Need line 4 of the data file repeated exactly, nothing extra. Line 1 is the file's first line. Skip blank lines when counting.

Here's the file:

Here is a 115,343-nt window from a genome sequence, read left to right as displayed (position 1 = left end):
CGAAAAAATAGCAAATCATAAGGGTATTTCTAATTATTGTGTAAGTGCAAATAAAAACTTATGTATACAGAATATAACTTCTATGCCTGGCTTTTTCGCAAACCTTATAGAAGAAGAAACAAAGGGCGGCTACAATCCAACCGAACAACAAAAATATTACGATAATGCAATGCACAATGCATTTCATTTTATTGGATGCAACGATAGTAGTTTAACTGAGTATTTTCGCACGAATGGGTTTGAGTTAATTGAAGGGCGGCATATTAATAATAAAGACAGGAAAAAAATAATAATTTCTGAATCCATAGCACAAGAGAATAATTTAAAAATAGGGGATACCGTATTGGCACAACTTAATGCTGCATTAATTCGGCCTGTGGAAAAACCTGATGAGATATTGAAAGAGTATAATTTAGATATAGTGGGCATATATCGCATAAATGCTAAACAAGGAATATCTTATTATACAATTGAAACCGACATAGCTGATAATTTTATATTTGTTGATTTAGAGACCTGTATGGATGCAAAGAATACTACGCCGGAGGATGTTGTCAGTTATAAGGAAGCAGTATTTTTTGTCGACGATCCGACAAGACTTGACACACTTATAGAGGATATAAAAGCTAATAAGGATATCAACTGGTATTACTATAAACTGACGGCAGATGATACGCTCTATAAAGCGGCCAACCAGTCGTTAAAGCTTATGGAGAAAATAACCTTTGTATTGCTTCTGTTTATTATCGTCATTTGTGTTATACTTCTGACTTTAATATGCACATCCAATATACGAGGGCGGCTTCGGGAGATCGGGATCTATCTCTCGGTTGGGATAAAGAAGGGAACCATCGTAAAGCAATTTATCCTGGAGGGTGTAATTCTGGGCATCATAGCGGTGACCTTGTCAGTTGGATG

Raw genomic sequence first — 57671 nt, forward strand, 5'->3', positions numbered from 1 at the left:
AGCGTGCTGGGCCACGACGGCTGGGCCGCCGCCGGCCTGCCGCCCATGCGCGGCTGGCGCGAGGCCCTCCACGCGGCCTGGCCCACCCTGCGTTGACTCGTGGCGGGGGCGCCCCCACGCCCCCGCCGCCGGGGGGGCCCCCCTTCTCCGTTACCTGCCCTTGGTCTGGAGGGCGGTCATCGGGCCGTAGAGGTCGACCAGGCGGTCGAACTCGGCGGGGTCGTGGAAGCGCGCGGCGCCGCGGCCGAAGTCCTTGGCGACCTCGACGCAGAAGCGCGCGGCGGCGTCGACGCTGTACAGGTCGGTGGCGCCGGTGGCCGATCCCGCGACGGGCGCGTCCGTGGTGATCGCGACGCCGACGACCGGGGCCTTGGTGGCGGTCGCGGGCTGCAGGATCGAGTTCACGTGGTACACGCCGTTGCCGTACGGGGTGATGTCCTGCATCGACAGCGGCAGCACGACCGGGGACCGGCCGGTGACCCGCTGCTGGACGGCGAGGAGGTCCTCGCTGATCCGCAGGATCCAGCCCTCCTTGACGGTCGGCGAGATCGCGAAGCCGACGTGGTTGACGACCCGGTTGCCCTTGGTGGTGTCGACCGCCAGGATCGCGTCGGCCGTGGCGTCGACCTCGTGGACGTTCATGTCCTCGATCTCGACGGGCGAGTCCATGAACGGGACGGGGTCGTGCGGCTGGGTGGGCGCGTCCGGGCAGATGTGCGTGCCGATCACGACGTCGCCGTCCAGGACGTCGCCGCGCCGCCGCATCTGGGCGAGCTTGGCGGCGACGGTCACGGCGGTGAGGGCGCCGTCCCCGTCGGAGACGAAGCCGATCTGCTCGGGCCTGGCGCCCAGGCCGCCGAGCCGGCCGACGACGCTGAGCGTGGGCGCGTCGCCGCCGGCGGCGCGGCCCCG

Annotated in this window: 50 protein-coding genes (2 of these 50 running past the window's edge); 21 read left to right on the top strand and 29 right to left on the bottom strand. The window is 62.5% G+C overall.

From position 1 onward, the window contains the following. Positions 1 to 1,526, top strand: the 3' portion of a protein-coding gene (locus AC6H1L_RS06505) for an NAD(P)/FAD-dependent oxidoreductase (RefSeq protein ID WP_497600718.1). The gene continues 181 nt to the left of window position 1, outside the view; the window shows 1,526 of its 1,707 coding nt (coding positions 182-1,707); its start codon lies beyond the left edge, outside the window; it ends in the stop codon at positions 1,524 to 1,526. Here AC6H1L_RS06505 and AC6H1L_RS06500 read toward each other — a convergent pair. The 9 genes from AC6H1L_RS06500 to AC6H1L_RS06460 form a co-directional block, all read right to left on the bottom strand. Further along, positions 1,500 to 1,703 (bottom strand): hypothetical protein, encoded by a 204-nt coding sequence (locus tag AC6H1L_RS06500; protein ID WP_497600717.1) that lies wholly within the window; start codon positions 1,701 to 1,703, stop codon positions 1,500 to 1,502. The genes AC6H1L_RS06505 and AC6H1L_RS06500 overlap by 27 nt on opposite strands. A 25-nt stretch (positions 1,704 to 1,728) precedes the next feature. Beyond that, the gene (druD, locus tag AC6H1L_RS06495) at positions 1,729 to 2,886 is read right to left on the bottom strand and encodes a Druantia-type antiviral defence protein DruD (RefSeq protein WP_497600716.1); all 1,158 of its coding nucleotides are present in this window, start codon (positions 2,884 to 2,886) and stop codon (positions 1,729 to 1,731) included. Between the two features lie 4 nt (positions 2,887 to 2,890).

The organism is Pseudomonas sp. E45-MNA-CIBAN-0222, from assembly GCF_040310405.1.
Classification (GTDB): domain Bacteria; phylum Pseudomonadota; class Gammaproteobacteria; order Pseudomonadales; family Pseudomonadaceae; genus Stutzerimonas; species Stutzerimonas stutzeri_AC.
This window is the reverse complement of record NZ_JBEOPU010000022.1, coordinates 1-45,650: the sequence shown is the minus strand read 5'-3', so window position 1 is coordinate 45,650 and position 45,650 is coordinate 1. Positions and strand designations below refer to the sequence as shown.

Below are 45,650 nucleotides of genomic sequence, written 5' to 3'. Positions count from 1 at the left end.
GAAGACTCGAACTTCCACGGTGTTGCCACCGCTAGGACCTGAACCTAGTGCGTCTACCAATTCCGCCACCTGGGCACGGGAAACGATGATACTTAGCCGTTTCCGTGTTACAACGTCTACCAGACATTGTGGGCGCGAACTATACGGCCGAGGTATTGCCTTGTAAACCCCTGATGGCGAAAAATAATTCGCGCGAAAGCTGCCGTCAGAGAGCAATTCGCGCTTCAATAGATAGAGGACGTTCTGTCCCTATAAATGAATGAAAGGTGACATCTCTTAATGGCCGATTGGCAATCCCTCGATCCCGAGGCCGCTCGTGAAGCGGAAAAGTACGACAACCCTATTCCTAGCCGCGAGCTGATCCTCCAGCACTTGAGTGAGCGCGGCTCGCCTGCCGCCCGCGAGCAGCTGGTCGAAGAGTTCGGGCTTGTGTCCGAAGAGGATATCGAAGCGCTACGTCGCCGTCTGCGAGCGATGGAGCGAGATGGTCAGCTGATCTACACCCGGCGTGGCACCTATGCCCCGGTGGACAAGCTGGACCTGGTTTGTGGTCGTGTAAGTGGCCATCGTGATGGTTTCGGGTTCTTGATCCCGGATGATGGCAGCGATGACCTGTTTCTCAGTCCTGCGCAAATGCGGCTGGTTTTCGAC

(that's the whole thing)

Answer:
AGCGTGCTGGGCCACGACGGCTGGGCCGCCGCCGGCCTGCCGCCCATGCGCGGCTGGCGCGAGGCCCTCCACGCGGCCTGGCCCACCCTGCGTTGACTCGTGGCGGGGGCGCCCCCACGCCCCCGCCGCCGGGGGGGCCCCCCTTCTCCGTTACCTGCCCTTGGTCTGGAGGGCGGTCATCGGGCCGTAGAGGTCGACCAGGCGGTCGAACTCGGCGGGGTCGTGGAAGCGCGCGGCGCCGCGGCCGAAGTCCTTGGCGACCTCGACGCAGAAGCGCGCGGCGGCGTCGACGCTGTACAGGTCGGTGGCGCCGGTGGCCGATCCCGCGACGGGCGCGTCCGTGGTGATCGCGACGCCGACGACCGGGGCCTTGGTGGCGGTCGCGGGCTGCAGGATCGAGTTCACGTGGTACACGCCGTTGCCGTACGGGGTGATGTCCTGCATCGACAGCGGCAGCACGACCGGGGACCGGCCGGTGACCCGCTGCTGGACGGCGAGGAGGTCCTCGCTGATCCGCAGGATCCAGCCCTCCTTGACGGTCGGCGAGATCGCGAAGCCGACGTGGTTGACGACCCGGTTGCCCTTGGTGGTGTCGACCGCCAGGATCGCGTCGGCCGTGGCGTCGACCTCGTGGACGTTCATGTCCTCGATCTCGACGGGCGAGTCCATGAACGGGACGGGGTCGTGCGGCTGGGTGGGCGCGTCCGGGCAGATGTGCGTGCCGATCACGACGTCGCCGTCCAGGACGTCGCCGCGCCGCCGCATCTGGGCGAGCTTGGCGGCGACGGTCACGGCGGTGAGGGCGCCGTCCCCGTCGGAGACGAAGCCGATCTGCTCGGGCCTGGCGCCCAGGCCGCCGAGCCGGCCGACGACGCTGAGCGTGGGCGCGTCGCCGCCGGCGGCGCGGCCCCG